Friday, May 23, 2014

Arduino IR Blaster

My IR blaster is built on a LeoStick which is an arduino compatible USB stick. I must be a sucker for punishment because I thought it would be easy to make one of the many IR libraries work on here and control my Samsung TV.

There were two problems with my plan. First, the defacto IR libraries don't allow me to use the necessary IO pins and second, Samsung IR codes are not supported.

Rather than detail what when wrong, I will present my solutions.

The first problem arises because the LeoStick has a green LED attached to Digital IO pin 9 which is the default PWM Timer used by Ken Shirriff's IR library. The solution is an updated fork of this library Chris Young which implements more Timer chips and enables selecting Digital IO pin 5. Do to that, edit IRLibTimer.h and find the section with the heading 'it's probably Leonardo' (the LeoStick is apparently compatible with the Leonardo). Comment out the default #define and uncomment the IR_USE_TIMER3. (I wonder why we can't select this at run time?). Based on the IRLib manual, I also installed my IR LED with whatever resistors I had on hand (470 ohm I think).

So, thanks to the hard work of these guys, I have got my LED working. Now, to make it talk Samsung protocol.

There were a few snippits of code in various forums but I had to piece that together into the format for IRLib. I have only added sending as I already have a list of codes from SamyGO and LIRC. The only code I wanted to use is TV_POWER 0xE0E040BF because once the TV is on, I can talk to it via the network.

I have submitted my changes as a GitHub pull request. If they are not accepted in the upstream library you can find them here https://github.com/jnewbigin/IRLib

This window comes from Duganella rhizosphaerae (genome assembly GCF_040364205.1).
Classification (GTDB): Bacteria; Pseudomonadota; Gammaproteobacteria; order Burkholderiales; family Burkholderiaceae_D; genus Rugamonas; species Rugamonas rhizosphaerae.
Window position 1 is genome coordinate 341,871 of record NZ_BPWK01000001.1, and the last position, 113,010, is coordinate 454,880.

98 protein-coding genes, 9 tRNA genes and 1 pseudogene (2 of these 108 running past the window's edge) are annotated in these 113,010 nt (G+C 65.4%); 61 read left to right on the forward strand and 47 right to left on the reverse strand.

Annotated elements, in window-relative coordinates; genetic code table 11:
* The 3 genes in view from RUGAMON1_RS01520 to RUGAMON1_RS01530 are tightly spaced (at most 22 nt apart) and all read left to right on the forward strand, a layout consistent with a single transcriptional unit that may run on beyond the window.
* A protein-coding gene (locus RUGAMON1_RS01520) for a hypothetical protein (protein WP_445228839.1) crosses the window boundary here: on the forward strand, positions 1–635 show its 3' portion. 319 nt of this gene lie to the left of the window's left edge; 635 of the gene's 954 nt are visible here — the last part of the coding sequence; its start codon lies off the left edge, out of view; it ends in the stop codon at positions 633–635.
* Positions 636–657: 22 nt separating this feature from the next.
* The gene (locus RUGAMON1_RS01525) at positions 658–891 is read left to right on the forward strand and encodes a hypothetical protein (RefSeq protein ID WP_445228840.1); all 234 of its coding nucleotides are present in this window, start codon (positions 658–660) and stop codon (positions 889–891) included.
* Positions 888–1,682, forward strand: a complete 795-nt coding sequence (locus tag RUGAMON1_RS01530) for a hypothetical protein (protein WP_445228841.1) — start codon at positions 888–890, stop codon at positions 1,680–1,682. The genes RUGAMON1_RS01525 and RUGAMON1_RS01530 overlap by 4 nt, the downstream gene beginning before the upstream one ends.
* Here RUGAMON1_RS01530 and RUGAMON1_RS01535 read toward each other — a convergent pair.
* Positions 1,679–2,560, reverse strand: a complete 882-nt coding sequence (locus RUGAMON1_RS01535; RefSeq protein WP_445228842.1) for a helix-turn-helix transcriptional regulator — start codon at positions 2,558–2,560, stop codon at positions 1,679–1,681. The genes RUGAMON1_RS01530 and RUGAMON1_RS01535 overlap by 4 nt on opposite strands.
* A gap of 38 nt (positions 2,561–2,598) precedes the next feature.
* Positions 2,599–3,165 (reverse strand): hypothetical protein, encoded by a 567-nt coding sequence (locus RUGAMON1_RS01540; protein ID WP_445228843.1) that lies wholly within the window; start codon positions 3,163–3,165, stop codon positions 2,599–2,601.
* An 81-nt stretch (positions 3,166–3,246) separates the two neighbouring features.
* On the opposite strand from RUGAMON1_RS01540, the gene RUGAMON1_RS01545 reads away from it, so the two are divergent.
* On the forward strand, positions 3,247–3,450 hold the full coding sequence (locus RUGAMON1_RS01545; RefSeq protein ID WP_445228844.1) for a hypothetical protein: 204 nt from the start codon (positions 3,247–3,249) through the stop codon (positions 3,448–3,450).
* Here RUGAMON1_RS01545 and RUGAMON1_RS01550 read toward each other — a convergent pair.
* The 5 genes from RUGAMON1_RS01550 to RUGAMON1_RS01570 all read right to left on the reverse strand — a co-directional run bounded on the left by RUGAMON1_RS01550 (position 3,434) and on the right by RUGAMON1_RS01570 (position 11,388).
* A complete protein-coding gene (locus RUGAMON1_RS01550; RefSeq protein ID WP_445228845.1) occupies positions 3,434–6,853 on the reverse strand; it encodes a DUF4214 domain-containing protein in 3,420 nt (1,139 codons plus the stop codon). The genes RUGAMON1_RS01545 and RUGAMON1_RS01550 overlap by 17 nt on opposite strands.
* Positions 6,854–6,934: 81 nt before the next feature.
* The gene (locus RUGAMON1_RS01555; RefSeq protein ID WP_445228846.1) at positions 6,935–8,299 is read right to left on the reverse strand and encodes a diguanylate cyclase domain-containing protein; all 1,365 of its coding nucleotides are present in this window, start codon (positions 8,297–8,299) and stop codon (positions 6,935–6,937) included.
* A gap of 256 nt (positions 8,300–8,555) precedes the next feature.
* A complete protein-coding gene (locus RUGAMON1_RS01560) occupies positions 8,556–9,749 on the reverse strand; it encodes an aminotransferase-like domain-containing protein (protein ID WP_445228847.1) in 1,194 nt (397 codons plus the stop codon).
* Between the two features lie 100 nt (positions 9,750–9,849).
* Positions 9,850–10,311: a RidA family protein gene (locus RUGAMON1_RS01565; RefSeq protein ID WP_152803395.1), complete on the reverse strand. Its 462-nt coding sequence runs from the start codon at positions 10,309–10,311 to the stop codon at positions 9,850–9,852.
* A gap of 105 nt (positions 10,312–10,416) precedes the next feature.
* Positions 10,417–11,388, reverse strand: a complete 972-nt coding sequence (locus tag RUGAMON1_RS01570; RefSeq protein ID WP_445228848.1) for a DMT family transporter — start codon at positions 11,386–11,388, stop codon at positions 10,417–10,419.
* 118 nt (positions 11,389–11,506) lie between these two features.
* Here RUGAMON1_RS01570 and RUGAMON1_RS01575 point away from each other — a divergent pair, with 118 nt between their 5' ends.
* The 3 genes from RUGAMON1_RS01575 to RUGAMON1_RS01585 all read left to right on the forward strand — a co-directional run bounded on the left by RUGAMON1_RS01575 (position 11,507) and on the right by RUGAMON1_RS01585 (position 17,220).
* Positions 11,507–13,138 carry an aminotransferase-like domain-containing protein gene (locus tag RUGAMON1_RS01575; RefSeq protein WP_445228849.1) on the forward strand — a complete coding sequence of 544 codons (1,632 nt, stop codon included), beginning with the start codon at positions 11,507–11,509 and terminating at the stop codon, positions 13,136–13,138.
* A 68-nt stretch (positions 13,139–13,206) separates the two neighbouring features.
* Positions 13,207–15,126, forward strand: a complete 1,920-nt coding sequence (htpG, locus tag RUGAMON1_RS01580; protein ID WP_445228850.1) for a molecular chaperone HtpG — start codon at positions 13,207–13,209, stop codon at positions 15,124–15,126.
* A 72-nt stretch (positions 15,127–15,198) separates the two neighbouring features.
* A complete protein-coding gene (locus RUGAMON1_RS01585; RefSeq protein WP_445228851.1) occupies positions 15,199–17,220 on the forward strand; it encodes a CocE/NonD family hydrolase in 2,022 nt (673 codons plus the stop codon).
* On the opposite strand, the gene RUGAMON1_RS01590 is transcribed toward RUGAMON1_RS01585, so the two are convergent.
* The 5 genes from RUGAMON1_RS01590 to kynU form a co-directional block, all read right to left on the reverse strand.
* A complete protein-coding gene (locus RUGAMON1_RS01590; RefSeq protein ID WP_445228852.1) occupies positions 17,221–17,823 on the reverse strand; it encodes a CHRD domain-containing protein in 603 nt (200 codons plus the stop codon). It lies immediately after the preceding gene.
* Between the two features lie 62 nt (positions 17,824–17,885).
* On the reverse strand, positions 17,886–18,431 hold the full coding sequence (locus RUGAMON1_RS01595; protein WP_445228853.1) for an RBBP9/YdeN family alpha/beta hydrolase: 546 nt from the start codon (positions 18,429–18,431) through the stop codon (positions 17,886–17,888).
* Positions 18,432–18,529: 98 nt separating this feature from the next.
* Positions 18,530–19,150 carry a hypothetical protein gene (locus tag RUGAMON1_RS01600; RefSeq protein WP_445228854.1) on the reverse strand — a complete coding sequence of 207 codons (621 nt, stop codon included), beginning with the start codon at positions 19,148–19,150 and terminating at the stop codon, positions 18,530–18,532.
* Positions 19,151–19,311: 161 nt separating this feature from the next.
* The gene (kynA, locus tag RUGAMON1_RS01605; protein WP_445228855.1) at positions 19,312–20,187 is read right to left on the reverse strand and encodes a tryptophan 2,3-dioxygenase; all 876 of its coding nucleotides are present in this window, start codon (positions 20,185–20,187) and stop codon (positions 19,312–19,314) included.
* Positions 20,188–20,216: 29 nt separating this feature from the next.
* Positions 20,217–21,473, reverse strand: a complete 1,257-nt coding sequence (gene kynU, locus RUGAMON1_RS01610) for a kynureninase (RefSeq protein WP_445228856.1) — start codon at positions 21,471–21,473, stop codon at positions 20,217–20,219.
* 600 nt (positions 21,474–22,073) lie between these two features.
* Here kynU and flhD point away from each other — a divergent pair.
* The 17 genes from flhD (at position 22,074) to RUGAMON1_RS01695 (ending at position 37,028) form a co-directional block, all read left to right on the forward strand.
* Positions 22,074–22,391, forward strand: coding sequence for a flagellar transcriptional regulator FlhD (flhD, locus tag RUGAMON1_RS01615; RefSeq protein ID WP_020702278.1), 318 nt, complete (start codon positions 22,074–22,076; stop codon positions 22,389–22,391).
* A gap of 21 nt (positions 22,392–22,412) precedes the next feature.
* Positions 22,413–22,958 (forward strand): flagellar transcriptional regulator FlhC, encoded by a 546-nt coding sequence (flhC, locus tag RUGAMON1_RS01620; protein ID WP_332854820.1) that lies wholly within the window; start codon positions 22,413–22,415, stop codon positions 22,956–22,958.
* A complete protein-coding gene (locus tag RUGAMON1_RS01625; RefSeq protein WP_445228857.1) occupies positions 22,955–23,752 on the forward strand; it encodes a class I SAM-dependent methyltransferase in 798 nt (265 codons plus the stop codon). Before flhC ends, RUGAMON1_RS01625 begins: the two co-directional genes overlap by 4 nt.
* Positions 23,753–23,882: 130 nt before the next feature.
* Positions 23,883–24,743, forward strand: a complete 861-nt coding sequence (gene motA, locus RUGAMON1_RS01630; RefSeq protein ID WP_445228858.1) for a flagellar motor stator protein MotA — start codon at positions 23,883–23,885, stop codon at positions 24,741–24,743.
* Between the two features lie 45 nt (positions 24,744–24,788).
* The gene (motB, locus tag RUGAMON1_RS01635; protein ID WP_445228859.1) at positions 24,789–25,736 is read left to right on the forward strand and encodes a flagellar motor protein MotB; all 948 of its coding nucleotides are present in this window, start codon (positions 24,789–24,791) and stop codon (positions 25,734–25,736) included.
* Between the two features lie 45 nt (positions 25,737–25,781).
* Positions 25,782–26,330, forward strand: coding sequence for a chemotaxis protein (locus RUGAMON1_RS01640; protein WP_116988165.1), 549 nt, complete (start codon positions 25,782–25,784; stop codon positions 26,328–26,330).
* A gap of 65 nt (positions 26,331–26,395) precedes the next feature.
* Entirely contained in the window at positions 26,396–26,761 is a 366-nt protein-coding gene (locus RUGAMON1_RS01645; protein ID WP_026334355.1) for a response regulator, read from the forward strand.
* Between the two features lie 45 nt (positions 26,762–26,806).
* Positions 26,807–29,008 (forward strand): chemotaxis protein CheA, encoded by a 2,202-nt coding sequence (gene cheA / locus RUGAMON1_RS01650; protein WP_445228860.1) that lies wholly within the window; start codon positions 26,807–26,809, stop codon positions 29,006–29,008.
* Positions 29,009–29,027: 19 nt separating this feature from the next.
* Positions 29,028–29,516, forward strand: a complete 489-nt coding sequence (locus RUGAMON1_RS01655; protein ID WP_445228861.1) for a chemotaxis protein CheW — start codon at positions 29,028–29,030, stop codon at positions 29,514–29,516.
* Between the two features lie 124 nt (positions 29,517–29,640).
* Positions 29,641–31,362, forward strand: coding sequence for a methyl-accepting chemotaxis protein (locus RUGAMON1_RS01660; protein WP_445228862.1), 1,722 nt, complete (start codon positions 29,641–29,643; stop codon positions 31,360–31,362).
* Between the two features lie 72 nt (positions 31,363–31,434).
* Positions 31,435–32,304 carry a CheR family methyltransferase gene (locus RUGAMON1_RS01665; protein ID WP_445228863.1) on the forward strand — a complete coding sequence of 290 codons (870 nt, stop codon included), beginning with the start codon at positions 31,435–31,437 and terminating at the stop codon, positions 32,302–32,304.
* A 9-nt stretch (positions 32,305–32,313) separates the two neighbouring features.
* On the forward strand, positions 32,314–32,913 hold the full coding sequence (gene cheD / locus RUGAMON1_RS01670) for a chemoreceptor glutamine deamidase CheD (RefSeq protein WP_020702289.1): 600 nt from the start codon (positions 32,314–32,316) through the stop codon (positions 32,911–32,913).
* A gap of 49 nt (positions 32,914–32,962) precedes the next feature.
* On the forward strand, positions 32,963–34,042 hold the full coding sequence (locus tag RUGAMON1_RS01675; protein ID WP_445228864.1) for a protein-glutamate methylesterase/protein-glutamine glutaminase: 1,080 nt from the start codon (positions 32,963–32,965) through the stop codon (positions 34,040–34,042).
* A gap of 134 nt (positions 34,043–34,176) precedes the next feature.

The final piece to the puzzle is making the IR code send when I want it to. To keep this generic, I made my sketch read a hexadecimal code from the serial port. When it receives a code it just send it, thus allowing control over the time and the code. This could probably be integrated with LIRC but I am just using a simple shell command
echo 0xE0E040BF > /dev/ttyACM0

So here is my sketch. There is not much error detection in the serial reading but what is the worst that can go wrong?

/* Example program for from IRLib – an Arduino library for infrared encoding and decoding
 * Version 1.3   January 2014
 * Copyright 2014 by Chris Young http://cyborg5.com
 * Based on original example sketch for IRremote library
 * Version 0.11 September, 2009
 * Copyright 2009 Ken Shirriff
 * http://www.righto.com/
 *
 * Modified by John Newbigin to support Samsung and USB control May 2014
 */
#include <IRLib.h>

IRsend My_Sender;

void setup()
{
  Serial.begin(9600);
}

void p(char *fmt, ... ){
        char buf[128]; // resulting string limited to 128 chars
        va_list args;
        va_start (args, fmt );
        vsnprintf(buf, 128, fmt, args);
        va_end (args);
        Serial.print(buf);
}

// 0xE0E040BF = Power
void sendCode(unsigned long code)
{
   p("Sending SAMSUNG 0x%08lx\n", code);

  for (int i = 0; i < 3; i++)
  {
    My_Sender.send(SAMSUNG, code, 0);
    delay(30);
  }
}

unsigned long ir_code = 0;
void loop() {
  while(Serial.available() <= 0)
  {
    delay(10);
  }
  int incomingByte = Serial.read();

  int nibble = -1;
  if(incomingByte == 10)
  {
    p("Got newline\n");
    sendCode(ir_code);
    ir_code = 0;
  } 
  else if(incomingByte == 13)
  {
    // ignore
  }
  else if(incomingByte >= '0' && incomingByte <= '9')
  {
    nibble = incomingByte - '0';
    p("Got digit %d\n", nibble);
  }
  else if(incomingByte >= 'a' && incomingByte <= 'f')
  {
    nibble = incomingByte - 'a' + 10;
    p("Got hex digit %d\n", nibble);
  }
  else if(incomingByte >= 'A' && incomingByte <= 'F')
  {
    nibble = incomingByte - 'A' + 10;
    p("Got hex digit %d\n", nibble);
  }
  else if(incomingByte = 'x')
  {
    p("Starting number\n");
    ir_code = 0;
  }
  else
  {
    p("Got %d\n", incomingByte);
  }
 
  if(nibble >= 0)
  {
    ir_code<<= 4;
    ir_code+= nibble;
    p("Code is 0x%08lx\n", ir_code);
  }
}

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